The illustration often used when teaching such a small idea as receiving Eternal Life, or Mercy, or the multitudinous and cosmic gifts of God, is that a gift is received only when the one gifted actually takes it. In fact, it is so often used to describe how to receive the salvation of Jesus, that the illustration becomes at best a faded truism, having lost its real meaning, and at worst becomes a foolish and dangerous theology which completely misrepresents the most important idea of a gift. For whether a gift is received has almost nothing to do with taking or getting—anything. The point of a gift has to be that one already had it long before he took it, and that taking it or holding it is the least part of receiving it. So the old, faded and formulaic illustration on how a gift is received should be crumpled up and tossed out.
A gift can absolutely be fully given and fully held without it being fully received. This is exactly the sense in which every parent tells their child he is not living up to his potential. The gifts are there and they are his—but untapped; sitting wrapped within his skin, or maybe even unwrapped and held in his hands and even seen by the child, yet still unreceived. What the gift is, remaining opaque to the child himself.
Whether or not one receives a gift has nothing to do with the fact that it is his. Whether he receives it or not, only depends on whether he enjoys it or not. To enjoy a gift one must give the gift oneself, or, to make my meaning clear, give oneself to the gift. Giving, not getting, is the way one receives. When he starts to give the gift—give unto the gift, in a sense, give what the gift asks of him—is the moment he receives the gift. This is a more proper—no, not more proper—this is the only way that existence, life eternal, the miraculous gifts of God—work.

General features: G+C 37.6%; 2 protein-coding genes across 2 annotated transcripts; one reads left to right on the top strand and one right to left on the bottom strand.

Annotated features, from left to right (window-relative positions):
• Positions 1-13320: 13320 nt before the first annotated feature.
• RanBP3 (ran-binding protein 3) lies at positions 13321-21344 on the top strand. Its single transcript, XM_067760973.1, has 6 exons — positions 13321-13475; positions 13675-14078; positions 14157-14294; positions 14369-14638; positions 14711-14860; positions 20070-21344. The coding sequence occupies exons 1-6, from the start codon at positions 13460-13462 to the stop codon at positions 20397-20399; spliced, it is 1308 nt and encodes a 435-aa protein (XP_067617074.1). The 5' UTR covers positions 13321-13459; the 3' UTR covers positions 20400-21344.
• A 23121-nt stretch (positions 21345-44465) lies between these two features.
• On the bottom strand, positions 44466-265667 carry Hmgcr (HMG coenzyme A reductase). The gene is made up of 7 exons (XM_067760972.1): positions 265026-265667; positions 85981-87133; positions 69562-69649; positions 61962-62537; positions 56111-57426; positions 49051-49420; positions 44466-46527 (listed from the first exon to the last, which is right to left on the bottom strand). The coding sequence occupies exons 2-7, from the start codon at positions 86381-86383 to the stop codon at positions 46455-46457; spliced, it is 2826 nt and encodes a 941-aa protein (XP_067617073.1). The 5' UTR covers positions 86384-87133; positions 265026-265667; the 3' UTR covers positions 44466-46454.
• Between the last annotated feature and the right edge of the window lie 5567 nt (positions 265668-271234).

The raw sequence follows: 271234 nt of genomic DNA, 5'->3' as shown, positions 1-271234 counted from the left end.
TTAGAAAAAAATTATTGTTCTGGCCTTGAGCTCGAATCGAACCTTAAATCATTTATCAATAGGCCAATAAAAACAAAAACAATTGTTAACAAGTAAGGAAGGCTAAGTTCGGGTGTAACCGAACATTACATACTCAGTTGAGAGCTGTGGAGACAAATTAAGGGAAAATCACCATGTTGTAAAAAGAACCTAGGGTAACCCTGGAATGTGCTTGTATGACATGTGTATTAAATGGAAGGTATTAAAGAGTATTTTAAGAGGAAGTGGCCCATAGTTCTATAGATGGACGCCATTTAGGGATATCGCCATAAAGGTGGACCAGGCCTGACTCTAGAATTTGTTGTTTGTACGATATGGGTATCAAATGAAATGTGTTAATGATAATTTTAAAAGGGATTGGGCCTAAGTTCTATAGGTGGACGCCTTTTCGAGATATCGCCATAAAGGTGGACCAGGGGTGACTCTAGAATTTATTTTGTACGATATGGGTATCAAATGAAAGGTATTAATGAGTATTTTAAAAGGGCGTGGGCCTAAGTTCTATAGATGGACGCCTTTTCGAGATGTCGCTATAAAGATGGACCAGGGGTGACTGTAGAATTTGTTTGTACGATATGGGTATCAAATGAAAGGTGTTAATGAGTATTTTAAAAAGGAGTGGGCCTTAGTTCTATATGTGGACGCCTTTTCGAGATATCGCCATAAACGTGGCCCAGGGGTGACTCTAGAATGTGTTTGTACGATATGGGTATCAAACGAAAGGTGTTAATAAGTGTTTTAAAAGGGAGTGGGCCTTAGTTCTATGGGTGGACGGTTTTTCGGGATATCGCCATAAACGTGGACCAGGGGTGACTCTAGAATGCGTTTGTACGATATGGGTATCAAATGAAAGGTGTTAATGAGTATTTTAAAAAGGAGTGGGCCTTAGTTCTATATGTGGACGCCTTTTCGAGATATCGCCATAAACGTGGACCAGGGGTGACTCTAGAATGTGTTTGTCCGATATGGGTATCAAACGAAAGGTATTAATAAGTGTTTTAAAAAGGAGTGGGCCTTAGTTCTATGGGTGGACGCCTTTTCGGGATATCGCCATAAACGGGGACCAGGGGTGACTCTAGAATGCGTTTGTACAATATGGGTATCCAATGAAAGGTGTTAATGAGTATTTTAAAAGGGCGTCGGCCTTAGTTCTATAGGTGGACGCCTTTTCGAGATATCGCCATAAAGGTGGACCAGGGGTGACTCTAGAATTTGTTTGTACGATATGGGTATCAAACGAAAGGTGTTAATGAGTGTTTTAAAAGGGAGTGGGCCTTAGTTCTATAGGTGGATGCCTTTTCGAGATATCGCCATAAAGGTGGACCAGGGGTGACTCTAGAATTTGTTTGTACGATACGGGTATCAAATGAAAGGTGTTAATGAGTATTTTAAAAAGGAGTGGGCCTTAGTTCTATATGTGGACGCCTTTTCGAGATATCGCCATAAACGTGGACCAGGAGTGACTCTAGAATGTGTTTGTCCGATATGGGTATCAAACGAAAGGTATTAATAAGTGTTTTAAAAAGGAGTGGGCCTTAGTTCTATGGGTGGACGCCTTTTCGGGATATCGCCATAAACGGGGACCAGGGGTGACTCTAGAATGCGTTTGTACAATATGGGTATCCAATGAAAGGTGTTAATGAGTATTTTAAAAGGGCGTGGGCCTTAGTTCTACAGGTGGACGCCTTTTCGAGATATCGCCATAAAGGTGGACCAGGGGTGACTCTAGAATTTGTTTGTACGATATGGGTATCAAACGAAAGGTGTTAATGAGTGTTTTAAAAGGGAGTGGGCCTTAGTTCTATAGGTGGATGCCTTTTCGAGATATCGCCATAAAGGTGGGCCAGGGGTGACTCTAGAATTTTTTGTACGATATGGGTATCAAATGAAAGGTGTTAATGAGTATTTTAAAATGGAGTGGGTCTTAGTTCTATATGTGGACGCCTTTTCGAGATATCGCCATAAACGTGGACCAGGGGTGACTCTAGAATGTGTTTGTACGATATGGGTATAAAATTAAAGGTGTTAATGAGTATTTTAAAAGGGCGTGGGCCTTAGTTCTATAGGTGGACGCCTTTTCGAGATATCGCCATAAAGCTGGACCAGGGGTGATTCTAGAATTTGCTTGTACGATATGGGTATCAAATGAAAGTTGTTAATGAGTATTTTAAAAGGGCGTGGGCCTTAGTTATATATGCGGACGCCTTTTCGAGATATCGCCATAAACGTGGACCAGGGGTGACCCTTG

Mercy has already been given. It is man’s. Forgiveness was his from the beginning—from his Heavenly Father. The only way one may receive the divine gift of Mercy is by using the gift, giving himself over to it, becoming it and giving it away. To say it another way, the way God himself said it as He walked the streets of first century Jerusalem: "The only way one may enter the Kingdom of Heaven is to already be living in it."
It is this exact paradoxical meaning of receiving a gift--that a gift enjoyed is a gift used--that every poet, painter, pianist, and person knows intuitively. The purpose of the Birthday tradition of placing gifts in boxes and wrapping them with colorful paper is that gifts are a surprise. The point is precisely not to know what the gift is, but rather to open the box and say, “What is this? What do you do with it? Mercy? What is mercy? Life? What is life?” And the answer is something like, “That is for you to figure out. 'Ask and you shall receive.' Enjoy.” To really receive is to have joy—to enjoy. And on the day of our birth, our dining tables are piled with these gifts.
One may open a box and hold up the gift within and gaze into the Unknown that is his. Yet even after opening and having, there is no receiving unless there is enjoying. These are the same ideas: enjoying and receiving--and not enjoying and not receiving. The one who enjoys the gift, which is to say, the one who listens to what the gift says of its own spontaneous voice; listens to the song it sings and responds to the voice; receives it. Like a child. For the child, as opposed to the adult, knows exactly the meaning of a gift: how to receive; what to do, for example, with the gift of a tree. She needs no instruction from anyone else, rather the tree unwraps itself before her eyes and she runs to what is hers, what was always hers, embracing it, listening all the while as it says something like: “I am to climb. I am a tree, and a tree is for climbing.” And before there is time to think or reason or explain, she is already swinging from its branches, laughing with the laughter of its leaves.
In the same way, the gift of Mercy says something like: “I am Mercy. Come and listen to me, I desire to be used. I desire Mercy.“